Their son, Milton, is the unwitting catalyst of the distance between them. When Desdemona is pregnant with him, Dr. Philobosian casually mentions that most birth defects are caused by consanguinity, or intermarriage. Desdemona fears that she and Lefty will be punished for their transgression, so she alienates herself from him. Although Milton shows no sign of ill health, Desdemona wants to avoid tempting fate by having more children. After becoming pregnant again and giving birth to their daughter, Zoe, she undergoes surgery to prevent future pregnancies.

Meanwhile, Milton grows up alongside his cousin Theodora, nicknamed Tessie, who is Sourmelina’s daughter. Shortly after Tessie’s birth, Jimmy dies (or so they think) in a bizarre car “accident”: He convinces himself that he’s not Tessie’s real father, that Sourmelina has been having an affair, possibly with Lefty, and drives his car over the thin ice of the river, falling into the icy waters below. Years later, he resurfaces as a minister for the Nation of Islam, only to be arrested for fraud. He leaves Detroit before his trial and is never seen again.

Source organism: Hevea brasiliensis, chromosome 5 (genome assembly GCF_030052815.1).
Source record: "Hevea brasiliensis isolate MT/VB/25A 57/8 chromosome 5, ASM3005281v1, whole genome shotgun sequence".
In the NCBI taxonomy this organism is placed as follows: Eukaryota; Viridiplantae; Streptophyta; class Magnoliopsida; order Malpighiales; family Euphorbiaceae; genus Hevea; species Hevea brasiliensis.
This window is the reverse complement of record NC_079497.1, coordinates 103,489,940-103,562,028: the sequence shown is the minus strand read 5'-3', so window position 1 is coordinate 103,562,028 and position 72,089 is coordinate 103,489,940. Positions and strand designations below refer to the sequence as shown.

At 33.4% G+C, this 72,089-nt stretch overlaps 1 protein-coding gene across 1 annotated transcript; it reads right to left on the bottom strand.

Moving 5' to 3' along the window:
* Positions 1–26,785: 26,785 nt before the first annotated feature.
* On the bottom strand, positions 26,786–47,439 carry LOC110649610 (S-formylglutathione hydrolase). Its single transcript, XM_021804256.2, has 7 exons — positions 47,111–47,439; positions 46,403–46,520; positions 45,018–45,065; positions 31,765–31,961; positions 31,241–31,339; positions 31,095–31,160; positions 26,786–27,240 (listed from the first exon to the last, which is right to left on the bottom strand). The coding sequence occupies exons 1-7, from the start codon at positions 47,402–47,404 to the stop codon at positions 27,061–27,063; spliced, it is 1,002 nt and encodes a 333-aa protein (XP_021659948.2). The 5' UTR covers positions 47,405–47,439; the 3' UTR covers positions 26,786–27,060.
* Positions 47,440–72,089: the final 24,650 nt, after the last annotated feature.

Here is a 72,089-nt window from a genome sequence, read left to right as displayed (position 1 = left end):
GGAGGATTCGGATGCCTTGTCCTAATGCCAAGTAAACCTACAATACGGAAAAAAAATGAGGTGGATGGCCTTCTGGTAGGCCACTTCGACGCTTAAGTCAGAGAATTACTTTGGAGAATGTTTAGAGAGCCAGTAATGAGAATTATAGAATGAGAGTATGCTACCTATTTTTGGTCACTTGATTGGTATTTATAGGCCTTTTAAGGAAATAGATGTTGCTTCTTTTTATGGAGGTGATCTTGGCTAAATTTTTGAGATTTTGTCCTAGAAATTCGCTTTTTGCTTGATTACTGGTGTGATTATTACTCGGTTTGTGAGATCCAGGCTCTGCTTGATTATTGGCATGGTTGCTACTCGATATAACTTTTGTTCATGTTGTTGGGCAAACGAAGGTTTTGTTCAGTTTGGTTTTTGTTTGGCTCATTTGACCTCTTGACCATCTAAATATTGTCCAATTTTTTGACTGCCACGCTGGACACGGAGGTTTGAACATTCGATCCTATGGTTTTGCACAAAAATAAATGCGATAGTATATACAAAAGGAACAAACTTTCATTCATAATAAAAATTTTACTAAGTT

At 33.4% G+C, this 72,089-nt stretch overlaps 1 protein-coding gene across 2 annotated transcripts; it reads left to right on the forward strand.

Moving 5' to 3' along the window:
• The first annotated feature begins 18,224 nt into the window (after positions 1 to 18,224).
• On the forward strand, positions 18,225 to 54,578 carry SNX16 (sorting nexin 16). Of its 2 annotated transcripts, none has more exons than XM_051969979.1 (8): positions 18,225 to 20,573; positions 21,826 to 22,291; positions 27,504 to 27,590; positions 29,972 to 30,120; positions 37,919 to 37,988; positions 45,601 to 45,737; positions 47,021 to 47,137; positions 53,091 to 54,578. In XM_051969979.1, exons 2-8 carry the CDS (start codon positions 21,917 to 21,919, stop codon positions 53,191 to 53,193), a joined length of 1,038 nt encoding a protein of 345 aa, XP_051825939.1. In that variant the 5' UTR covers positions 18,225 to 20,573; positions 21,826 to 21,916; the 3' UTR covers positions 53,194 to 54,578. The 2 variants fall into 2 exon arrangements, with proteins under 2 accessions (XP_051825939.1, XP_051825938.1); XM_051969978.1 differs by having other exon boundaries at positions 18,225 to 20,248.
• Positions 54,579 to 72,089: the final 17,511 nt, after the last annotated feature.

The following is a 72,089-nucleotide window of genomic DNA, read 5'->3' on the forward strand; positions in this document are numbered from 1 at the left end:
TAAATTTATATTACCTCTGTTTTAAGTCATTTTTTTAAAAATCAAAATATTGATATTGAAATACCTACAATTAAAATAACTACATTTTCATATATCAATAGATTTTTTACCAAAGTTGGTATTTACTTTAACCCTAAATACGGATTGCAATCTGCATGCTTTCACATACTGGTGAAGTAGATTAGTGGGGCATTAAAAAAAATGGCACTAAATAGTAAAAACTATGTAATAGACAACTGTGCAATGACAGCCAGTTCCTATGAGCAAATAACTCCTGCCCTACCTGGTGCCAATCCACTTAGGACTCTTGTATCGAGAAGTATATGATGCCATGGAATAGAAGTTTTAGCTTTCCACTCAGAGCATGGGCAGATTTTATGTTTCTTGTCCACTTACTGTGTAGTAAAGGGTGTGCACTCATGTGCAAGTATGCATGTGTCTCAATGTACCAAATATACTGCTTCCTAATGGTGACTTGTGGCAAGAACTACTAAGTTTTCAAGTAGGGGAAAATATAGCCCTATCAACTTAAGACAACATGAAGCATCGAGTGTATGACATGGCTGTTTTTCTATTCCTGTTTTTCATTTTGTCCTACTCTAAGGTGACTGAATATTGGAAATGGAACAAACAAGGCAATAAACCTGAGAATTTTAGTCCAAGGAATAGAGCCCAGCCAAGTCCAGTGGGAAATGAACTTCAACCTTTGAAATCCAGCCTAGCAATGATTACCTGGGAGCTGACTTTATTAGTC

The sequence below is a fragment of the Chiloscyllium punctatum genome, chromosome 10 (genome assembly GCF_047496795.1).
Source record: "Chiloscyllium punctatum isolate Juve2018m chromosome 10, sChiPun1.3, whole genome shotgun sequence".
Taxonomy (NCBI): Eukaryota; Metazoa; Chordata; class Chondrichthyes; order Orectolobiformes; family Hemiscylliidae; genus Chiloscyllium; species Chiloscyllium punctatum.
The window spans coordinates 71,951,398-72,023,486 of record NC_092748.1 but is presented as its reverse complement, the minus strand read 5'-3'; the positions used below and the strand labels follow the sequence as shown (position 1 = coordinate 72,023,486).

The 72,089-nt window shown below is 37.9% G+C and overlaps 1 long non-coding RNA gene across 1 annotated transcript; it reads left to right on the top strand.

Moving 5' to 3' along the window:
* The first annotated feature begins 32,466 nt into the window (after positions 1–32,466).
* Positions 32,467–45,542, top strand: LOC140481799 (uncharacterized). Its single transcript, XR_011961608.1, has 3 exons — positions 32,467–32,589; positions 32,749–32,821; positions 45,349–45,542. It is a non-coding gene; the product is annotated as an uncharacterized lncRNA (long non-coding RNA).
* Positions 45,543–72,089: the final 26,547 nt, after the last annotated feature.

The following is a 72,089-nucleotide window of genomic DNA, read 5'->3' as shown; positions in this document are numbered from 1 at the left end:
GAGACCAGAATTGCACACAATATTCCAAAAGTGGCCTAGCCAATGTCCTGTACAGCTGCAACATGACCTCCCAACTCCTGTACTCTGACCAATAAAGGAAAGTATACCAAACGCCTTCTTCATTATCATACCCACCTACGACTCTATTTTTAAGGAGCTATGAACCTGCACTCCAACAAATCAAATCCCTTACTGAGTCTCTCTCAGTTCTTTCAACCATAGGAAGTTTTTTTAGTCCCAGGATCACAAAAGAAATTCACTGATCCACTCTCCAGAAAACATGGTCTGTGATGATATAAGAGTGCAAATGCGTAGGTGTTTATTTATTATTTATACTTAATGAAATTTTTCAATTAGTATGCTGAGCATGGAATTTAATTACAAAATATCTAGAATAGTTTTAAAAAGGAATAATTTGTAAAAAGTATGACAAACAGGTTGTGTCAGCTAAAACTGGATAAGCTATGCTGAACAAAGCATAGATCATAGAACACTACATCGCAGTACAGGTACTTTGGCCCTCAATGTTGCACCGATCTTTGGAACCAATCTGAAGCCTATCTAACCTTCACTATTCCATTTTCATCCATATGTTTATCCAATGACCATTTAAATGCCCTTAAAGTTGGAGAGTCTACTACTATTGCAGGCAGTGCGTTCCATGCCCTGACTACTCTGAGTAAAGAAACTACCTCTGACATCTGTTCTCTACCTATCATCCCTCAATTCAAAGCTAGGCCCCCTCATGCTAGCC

Desdemona is alarmed to learn that Milton is courting Tessie. Fearing that another illicit union might harm future generations, she sets Tessie up with Mike Antoniou, soon to be Father Mike. When Tessie accepts his marriage proposal, Milton, angry and heartbroken, joins the Navy to serve in World War II. As Tessie watches newsreels at the movie theaters, she realizes that she loves Milton and breaks off her engagement to Mike. Milton, however, has orders for the next shore incursion, a likely death sentence. He writes home, saying the letter will be his last. Desdemona agonizes. She tells Tessie she can marry Milton if he survives. Miraculously, he’s pulled back to the US to attend the Naval Academy, and the two wed. Father Mike later marries Milton’s sister, Zoe.